“We’re remembering the good times,” Cook said, setting up a table of Carter memorabilia. “We’re all sitting around talking and we’re smiling and we’re laughing and we’re crying a little bit.”

Every February for the past dozen, Cook had traveled to Plains from his home in Pennsylvania to share little-known facts about past American leaders. He specialized in their personal lives. Carter, though, had become part of his. The men talked for hours over Coke Zeros.

“To the world, he’s a former president,” he told the somber crowd. “To many of us in this auditorium, he’s our friend. He’s our family. He’s a neighbor.”

Carter cherished his time in this red-brick building, Cook said. The former president had quoted only two people in his 1977 inaugural address: The biblical prophet Micah — and his favorite teacher at Plains High School, Julia Coleman. (According to him, she used to say: “We must adjust to changing times and still hold to unchanging principles.”)

Jill Stuckey, superintendent of the National Park Service in Plains, watched from the back of the room. With Carter’s guidance, the Park Service had restored the farm where he was raised — a place he spoke of milking cows, feeding hogs and pretending that corn cobs were swords.

“The town means everything to Jimmy,” she said, “and Jimmy means everything to the town.”

Recently, Carter asked Secret Service agents to bring him back for a tour. He picked up some eggs from the chicken coop, just as he’d done as a boy. The family had lacked electricity and running water until he was 11.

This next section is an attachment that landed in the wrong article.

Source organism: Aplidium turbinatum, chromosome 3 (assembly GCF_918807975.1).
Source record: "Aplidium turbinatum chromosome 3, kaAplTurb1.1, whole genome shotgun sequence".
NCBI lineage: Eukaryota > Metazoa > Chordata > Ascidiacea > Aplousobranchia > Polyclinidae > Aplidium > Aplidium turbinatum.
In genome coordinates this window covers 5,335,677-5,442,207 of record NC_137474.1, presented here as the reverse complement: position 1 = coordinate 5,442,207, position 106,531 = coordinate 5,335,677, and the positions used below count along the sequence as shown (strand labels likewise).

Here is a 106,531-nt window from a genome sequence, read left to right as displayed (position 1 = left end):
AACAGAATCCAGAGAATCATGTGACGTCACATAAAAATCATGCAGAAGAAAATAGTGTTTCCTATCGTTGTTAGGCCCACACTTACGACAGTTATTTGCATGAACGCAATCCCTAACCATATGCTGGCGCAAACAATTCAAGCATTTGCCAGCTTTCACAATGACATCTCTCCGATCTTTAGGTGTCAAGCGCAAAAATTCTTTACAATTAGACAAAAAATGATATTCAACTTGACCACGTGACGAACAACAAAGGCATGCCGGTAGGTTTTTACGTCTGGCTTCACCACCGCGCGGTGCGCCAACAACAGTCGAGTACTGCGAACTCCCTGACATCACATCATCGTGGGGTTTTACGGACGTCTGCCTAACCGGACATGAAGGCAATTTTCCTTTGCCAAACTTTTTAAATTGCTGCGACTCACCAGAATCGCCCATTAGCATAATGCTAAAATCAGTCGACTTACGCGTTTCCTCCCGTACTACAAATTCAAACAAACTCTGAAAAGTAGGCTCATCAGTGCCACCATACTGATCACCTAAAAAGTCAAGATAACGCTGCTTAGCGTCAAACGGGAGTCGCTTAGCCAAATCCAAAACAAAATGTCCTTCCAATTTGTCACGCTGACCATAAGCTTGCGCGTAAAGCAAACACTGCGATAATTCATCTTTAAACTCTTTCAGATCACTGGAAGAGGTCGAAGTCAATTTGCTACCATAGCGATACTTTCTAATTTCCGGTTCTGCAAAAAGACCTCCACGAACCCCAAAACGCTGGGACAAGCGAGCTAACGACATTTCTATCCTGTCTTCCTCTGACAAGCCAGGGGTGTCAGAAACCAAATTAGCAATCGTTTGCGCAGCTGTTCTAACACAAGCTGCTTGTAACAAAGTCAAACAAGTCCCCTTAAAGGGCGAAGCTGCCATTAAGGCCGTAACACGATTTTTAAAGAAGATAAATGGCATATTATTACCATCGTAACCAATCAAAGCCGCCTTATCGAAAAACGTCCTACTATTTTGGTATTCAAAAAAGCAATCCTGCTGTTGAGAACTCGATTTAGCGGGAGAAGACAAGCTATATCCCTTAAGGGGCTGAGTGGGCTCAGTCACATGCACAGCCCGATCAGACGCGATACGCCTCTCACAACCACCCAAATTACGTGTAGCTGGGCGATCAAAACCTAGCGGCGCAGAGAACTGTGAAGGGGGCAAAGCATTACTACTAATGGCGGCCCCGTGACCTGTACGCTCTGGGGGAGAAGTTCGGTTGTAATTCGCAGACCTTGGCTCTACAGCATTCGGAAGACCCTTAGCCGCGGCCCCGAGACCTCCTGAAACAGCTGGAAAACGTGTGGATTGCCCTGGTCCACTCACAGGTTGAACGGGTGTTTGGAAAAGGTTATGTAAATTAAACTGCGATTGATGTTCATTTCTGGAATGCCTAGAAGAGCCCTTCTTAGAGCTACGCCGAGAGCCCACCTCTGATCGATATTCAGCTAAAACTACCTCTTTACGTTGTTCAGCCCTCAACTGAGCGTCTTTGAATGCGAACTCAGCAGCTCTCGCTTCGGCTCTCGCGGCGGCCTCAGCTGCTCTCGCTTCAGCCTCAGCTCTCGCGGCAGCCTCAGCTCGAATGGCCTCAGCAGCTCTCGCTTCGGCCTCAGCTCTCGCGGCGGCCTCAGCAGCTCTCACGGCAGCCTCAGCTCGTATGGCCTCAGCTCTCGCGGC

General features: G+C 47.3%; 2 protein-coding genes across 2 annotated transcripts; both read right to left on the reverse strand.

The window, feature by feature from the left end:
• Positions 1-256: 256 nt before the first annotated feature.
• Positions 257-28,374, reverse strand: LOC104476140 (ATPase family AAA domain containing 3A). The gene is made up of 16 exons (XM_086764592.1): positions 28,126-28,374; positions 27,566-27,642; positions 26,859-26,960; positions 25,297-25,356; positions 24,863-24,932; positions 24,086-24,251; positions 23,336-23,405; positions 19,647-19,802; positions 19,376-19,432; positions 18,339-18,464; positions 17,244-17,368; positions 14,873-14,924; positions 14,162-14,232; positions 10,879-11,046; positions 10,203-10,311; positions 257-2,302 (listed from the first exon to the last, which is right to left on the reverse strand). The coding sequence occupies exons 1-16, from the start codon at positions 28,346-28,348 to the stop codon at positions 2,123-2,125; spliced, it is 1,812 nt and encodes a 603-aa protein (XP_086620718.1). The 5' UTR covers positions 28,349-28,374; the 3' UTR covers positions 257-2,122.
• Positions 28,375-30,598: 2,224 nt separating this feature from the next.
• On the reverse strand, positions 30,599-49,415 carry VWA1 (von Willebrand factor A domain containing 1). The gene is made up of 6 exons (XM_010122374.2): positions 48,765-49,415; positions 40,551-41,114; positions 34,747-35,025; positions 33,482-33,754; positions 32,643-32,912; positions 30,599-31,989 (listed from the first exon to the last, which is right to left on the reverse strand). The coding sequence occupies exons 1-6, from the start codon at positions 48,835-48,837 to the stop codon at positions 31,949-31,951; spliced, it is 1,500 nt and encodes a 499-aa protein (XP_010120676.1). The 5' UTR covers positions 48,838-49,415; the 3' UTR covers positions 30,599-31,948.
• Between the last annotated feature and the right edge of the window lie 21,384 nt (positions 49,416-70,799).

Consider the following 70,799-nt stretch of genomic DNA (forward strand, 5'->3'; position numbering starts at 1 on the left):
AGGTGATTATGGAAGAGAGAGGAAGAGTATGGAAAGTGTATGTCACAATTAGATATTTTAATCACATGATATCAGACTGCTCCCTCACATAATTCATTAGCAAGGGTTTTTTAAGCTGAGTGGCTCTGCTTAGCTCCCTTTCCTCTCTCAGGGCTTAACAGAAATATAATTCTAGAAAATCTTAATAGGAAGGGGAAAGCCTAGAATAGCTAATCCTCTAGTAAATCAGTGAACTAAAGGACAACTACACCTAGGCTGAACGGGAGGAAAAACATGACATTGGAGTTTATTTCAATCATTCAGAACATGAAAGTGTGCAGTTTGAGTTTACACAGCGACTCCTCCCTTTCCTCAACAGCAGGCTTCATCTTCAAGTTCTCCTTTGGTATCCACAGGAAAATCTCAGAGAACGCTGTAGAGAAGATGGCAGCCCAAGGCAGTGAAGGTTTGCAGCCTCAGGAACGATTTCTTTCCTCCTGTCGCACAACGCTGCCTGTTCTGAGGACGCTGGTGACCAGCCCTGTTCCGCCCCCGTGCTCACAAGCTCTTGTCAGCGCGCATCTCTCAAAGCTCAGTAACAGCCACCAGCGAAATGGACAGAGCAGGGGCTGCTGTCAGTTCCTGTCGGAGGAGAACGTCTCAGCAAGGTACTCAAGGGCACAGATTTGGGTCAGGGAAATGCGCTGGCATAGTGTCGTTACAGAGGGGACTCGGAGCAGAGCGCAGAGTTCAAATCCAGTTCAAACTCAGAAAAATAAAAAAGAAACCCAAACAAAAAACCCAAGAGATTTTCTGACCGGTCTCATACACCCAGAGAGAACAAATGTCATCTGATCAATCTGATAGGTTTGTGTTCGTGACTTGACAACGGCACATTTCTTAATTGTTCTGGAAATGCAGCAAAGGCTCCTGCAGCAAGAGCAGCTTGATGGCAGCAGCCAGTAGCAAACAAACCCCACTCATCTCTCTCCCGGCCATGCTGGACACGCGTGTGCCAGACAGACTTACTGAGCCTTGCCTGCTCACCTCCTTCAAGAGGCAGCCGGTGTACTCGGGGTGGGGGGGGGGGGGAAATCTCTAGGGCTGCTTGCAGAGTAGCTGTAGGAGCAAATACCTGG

Carter and Rosalynn, who met here when they were children, had never shown interest in flashiness, Stuckey said.

“They don’t crave the niceties of life like most of us mere mortals,” she said. “They are satisfied with the same bathroom, the same kitchen, the same living room and the same furniture that they have had since 1961.”

Down the road, Philip Kurland, 71, a co-owner of a political memorabilia and collectibles shop, reflected on the legacy of a former world leader who didn’t demand to be treated like royalty.

Rather, people here said, Carter made them feel special. He asked questions and listened. Surrounded by Carter posters, magnets and vintage campaign signs, Kurland recalled the time he got so sick that he landed in the intensive care unit with an abscess in his lung.